"The Secretary of Defense’s control over both military and intelligence organizations give the DoD unique insight into a cyber-intrusion"

Focusing on cyber-intrusions, the general military powers provision (Title 10, Subtitle A, Part I, Chapter 18) prohibits the participation of any member of the armed services in a search, seizure, or arrest. A DSCA does not provide the DoD autonomous authority to assist the commercial sector with an intrusion; a successful request for a DSCA provides an avenue for DoD personnel to inherit authorities granted to law enforcement, DHS, and other government departments or agencies.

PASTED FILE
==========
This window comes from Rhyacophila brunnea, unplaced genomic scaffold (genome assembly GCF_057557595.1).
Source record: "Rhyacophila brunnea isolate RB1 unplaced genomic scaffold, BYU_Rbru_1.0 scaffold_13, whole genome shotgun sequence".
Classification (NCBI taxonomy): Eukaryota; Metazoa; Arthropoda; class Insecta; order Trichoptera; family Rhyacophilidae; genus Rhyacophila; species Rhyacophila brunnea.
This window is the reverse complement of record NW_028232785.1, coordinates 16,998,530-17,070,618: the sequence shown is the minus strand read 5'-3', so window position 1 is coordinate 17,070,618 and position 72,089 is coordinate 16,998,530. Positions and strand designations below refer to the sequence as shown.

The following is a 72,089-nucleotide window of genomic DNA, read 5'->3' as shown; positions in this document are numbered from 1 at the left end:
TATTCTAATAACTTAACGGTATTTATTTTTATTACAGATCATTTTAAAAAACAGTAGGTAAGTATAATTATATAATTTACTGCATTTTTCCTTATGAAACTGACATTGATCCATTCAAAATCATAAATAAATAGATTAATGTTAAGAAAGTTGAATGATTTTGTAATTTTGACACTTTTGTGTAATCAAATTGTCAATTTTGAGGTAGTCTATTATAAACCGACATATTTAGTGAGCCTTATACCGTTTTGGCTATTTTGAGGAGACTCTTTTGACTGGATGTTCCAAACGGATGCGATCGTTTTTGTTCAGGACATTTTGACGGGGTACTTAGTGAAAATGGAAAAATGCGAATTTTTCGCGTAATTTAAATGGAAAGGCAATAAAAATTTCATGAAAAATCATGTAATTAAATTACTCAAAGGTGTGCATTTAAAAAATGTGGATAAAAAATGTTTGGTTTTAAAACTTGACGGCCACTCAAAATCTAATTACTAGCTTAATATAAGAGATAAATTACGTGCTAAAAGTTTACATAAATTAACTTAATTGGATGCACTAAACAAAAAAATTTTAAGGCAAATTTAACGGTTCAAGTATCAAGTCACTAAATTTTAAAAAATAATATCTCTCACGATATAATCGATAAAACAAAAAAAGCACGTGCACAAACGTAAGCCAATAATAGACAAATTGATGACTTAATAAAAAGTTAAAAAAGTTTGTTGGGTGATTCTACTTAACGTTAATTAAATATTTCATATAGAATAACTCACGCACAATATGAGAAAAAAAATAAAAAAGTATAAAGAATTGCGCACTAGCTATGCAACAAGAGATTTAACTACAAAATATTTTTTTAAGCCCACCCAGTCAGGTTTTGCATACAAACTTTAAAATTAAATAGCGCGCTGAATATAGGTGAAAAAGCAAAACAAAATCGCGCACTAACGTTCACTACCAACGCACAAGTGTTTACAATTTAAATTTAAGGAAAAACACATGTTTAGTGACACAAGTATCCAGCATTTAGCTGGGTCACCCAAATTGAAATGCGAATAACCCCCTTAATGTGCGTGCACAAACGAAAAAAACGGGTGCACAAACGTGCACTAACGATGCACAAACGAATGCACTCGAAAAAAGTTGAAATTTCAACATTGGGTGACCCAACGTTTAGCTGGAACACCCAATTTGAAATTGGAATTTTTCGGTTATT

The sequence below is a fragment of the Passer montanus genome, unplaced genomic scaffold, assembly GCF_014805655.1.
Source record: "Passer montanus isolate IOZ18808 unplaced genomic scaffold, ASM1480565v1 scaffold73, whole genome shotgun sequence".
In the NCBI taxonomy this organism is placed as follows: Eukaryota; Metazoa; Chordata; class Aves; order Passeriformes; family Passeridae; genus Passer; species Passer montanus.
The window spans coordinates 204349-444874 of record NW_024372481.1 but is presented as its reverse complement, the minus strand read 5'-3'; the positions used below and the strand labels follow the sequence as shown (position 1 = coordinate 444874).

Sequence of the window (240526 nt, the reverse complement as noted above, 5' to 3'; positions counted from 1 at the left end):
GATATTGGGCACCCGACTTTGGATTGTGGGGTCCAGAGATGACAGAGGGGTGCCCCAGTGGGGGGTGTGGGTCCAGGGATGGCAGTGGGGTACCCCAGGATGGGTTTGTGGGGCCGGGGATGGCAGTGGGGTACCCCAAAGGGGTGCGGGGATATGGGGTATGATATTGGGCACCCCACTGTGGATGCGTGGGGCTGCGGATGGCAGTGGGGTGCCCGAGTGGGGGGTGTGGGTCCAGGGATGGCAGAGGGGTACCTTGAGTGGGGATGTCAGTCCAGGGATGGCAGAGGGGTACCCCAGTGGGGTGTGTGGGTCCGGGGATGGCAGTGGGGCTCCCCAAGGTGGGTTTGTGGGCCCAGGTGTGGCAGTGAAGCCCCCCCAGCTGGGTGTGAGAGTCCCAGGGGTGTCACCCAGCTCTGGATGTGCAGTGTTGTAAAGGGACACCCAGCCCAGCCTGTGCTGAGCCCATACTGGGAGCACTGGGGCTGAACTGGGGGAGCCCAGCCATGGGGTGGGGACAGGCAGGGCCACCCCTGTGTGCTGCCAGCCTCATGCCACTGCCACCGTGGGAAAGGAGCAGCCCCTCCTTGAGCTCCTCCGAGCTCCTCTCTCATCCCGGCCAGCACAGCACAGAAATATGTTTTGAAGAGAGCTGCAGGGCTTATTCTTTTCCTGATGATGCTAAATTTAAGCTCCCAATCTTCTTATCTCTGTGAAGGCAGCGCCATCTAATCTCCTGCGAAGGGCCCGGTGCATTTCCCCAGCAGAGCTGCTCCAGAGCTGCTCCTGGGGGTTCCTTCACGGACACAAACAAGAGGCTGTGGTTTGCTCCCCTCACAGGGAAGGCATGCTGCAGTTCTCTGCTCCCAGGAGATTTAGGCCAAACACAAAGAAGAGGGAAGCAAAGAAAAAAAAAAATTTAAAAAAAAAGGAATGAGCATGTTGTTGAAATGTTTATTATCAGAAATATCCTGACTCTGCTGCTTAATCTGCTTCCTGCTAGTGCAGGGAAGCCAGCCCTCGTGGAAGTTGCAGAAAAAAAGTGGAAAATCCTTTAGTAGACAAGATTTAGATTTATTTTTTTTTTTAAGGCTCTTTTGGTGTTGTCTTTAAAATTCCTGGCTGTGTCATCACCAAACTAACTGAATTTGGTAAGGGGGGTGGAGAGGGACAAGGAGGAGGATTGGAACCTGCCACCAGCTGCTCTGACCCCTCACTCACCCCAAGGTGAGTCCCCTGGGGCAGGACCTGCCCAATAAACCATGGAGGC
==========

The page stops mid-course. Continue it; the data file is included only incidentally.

The DoD is uniquely positioned to assist other government organizations with commercial intrusions because it inherits authorities from two distinct US Codes, military operations (Title 10) and intelligence (Title 50). Title 10 gives the Secretary of Defense all “authority, direction, and control” over the DoD, including all subordinate agencies and commands. Title 50 establishes, defines, and delineates authorities within the intelligence community, but it also clarifies that the Secretary of Defense controls those members of the US intelligence community, such as the National Security Agency and Defense Intelligence Agency, that are part of DoD. The Secretary of Defense’s control over both military and intelligence organizations give the DoD unique insight into a cyber-intrusion. When operating under a DSCA, benefits derived from both authorities can be extended to assist a commercial organization.